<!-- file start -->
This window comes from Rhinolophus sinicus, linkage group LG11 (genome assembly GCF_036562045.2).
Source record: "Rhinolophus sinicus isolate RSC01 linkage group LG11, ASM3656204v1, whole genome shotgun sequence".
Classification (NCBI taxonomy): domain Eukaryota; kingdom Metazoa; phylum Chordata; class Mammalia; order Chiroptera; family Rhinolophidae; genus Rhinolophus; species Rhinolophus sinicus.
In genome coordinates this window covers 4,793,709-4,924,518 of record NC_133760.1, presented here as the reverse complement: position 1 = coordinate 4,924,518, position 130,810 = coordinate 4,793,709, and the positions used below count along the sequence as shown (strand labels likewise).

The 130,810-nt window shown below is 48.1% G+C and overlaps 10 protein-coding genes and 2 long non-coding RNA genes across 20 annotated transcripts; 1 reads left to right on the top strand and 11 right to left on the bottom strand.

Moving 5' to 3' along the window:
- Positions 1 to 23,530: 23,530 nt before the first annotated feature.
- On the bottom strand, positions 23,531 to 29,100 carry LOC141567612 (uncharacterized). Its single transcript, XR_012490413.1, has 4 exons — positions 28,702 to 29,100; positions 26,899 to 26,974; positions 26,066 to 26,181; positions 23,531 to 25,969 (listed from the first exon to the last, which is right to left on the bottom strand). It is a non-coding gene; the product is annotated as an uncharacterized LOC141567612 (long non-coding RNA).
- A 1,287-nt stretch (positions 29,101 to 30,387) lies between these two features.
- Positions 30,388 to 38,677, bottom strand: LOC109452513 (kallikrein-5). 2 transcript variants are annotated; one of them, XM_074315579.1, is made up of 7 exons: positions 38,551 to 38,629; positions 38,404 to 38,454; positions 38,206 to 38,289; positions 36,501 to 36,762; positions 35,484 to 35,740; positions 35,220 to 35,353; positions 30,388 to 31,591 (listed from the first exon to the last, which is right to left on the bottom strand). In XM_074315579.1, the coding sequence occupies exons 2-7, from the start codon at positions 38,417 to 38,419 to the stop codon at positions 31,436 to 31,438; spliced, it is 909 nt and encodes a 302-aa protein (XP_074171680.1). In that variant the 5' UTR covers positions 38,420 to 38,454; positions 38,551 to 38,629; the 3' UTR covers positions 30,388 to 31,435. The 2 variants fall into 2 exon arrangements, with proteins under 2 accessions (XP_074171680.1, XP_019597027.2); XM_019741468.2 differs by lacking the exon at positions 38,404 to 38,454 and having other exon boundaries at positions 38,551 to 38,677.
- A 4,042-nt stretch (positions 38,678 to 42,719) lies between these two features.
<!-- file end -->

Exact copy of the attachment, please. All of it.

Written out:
This window comes from Rhinolophus sinicus, linkage group LG11 (genome assembly GCF_036562045.2).
Source record: "Rhinolophus sinicus isolate RSC01 linkage group LG11, ASM3656204v1, whole genome shotgun sequence".
Classification (NCBI taxonomy): domain Eukaryota; kingdom Metazoa; phylum Chordata; class Mammalia; order Chiroptera; family Rhinolophidae; genus Rhinolophus; species Rhinolophus sinicus.
In genome coordinates this window covers 4,793,709-4,924,518 of record NC_133760.1, presented here as the reverse complement: position 1 = coordinate 4,924,518, position 130,810 = coordinate 4,793,709, and the positions used below count along the sequence as shown (strand labels likewise).

The 130,810-nt window shown below is 48.1% G+C and overlaps 10 protein-coding genes and 2 long non-coding RNA genes across 20 annotated transcripts; 1 reads left to right on the top strand and 11 right to left on the bottom strand.

Moving 5' to 3' along the window:
- Positions 1 to 23,530: 23,530 nt before the first annotated feature.
- On the bottom strand, positions 23,531 to 29,100 carry LOC141567612 (uncharacterized). Its single transcript, XR_012490413.1, has 4 exons — positions 28,702 to 29,100; positions 26,899 to 26,974; positions 26,066 to 26,181; positions 23,531 to 25,969 (listed from the first exon to the last, which is right to left on the bottom strand). It is a non-coding gene; the product is annotated as an uncharacterized LOC141567612 (long non-coding RNA).
- A 1,287-nt stretch (positions 29,101 to 30,387) lies between these two features.
- Positions 30,388 to 38,677, bottom strand: LOC109452513 (kallikrein-5). 2 transcript variants are annotated; one of them, XM_074315579.1, is made up of 7 exons: positions 38,551 to 38,629; positions 38,404 to 38,454; positions 38,206 to 38,289; positions 36,501 to 36,762; positions 35,484 to 35,740; positions 35,220 to 35,353; positions 30,388 to 31,591 (listed from the first exon to the last, which is right to left on the bottom strand). In XM_074315579.1, the coding sequence occupies exons 2-7, from the start codon at positions 38,417 to 38,419 to the stop codon at positions 31,436 to 31,438; spliced, it is 909 nt and encodes a 302-aa protein (XP_074171680.1). In that variant the 5' UTR covers positions 38,420 to 38,454; positions 38,551 to 38,629; the 3' UTR covers positions 30,388 to 31,435. The 2 variants fall into 2 exon arrangements, with proteins under 2 accessions (XP_074171680.1, XP_019597027.2); XM_019741468.2 differs by lacking the exon at positions 38,404 to 38,454 and having other exon boundaries at positions 38,551 to 38,677.
- A 4,042-nt stretch (positions 38,678 to 42,719) lies between these two features.